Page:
The flag-waving and all-round congratulations of May 2004 have given way today to political indigestion, leaving the politicians casting around for the right medicine. Bulgaria and Romania’s accession will complete a “big bang” enlargement. That has since prompted a public backlash of “enlargement fatigue”. In October 2005, at the same time as Turkey, Croatia’s membership negotiations began. There was a surge of hope in other Western Balkan states that the queue was moving along, although fitfully. This summit comes after the EU bloc agreed to a partial freeze in Turkey’s entry talks because it has not normalised trade with Cyprus.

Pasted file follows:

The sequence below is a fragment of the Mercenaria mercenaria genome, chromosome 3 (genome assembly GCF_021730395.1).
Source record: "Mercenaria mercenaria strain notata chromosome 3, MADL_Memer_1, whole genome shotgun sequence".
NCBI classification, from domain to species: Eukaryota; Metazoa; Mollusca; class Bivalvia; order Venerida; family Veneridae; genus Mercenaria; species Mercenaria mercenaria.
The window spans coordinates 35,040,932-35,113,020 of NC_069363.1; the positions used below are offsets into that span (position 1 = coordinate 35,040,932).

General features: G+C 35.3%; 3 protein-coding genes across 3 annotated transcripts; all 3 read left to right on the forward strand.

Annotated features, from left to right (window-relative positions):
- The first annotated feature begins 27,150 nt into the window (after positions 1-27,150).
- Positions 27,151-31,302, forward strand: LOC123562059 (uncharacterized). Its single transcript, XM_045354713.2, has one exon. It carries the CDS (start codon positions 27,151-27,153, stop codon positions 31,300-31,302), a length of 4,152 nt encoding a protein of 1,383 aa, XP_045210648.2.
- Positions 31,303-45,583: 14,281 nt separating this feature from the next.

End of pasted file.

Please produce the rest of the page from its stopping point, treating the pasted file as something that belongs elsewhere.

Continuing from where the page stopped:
Now, the leaders will insist that any further expansion wait for reform of the EU’s institutions. Already, discomfort over Turkey was a factor in French and Dutch “No” votes to a constitution designed to revamp EU structures to expand further. Leaders will also study how to help states such as Spain, Italy and Malta cope with influxes of migrants and, according to a draft accord, will agree to pool their border guards to fend off illegal entry attempts by sea. Boosting control on the bloc’s eastern land borders is another hot topic. About to become part of the EU’s outer frontier, Bulgaria is keen to allay some members’ fears that it will become a gateway for crime into the bloc. It lies on the oldest trade route between Asia and Europe.